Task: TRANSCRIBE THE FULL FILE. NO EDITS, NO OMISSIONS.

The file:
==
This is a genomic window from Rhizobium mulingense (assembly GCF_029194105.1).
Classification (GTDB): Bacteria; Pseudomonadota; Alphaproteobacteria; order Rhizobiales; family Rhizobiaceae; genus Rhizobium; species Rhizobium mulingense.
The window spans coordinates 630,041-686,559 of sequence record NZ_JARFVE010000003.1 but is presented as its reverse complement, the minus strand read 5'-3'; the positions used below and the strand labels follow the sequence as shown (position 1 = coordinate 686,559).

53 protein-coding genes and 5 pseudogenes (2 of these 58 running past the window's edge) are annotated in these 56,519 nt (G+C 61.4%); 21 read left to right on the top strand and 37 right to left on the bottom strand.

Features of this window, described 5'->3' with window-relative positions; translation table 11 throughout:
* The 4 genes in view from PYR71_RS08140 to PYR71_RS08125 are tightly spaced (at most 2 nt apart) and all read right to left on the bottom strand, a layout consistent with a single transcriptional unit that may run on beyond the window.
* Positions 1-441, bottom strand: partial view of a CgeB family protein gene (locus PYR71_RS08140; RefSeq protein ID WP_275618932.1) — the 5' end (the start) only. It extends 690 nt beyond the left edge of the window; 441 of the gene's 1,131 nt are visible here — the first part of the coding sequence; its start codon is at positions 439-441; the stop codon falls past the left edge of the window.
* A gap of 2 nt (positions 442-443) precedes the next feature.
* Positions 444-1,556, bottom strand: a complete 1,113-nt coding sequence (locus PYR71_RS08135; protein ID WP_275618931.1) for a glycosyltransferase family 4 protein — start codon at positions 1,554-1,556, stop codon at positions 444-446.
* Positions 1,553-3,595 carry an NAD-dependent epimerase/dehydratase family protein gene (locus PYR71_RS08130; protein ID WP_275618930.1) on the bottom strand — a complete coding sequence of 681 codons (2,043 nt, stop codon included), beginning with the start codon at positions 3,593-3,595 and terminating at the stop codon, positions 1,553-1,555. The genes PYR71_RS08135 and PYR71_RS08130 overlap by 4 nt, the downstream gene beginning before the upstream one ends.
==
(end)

This is a genomic window from Rhizobium mulingense (assembly GCF_029194105.1).
Classification (GTDB): Bacteria; Pseudomonadota; Alphaproteobacteria; order Rhizobiales; family Rhizobiaceae; genus Rhizobium; species Rhizobium mulingense.
The window spans coordinates 630,041-686,559 of sequence record NZ_JARFVE010000003.1 but is presented as its reverse complement, the minus strand read 5'-3'; the positions used below and the strand labels follow the sequence as shown (position 1 = coordinate 686,559).

53 protein-coding genes and 5 pseudogenes (2 of these 58 running past the window's edge) are annotated in these 56,519 nt (G+C 61.4%); 21 read left to right on the top strand and 37 right to left on the bottom strand.

Features of this window, described 5'->3' with window-relative positions; translation table 11 throughout:
* The 4 genes in view from PYR71_RS08140 to PYR71_RS08125 are tightly spaced (at most 2 nt apart) and all read right to left on the bottom strand, a layout consistent with a single transcriptional unit that may run on beyond the window.
* Positions 1-441, bottom strand: partial view of a CgeB family protein gene (locus PYR71_RS08140; RefSeq protein ID WP_275618932.1) — the 5' end (the start) only. It extends 690 nt beyond the left edge of the window; 441 of the gene's 1,131 nt are visible here — the first part of the coding sequence; its start codon is at positions 439-441; the stop codon falls past the left edge of the window.
* A gap of 2 nt (positions 442-443) precedes the next feature.
* Positions 444-1,556, bottom strand: a complete 1,113-nt coding sequence (locus PYR71_RS08135; protein ID WP_275618931.1) for a glycosyltransferase family 4 protein — start codon at positions 1,554-1,556, stop codon at positions 444-446.
* Positions 1,553-3,595 carry an NAD-dependent epimerase/dehydratase family protein gene (locus PYR71_RS08130; protein ID WP_275618930.1) on the bottom strand — a complete coding sequence of 681 codons (2,043 nt, stop codon included), beginning with the start codon at positions 3,593-3,595 and terminating at the stop codon, positions 1,553-1,555. The genes PYR71_RS08135 and PYR71_RS08130 overlap by 4 nt, the downstream gene beginning before the upstream one ends.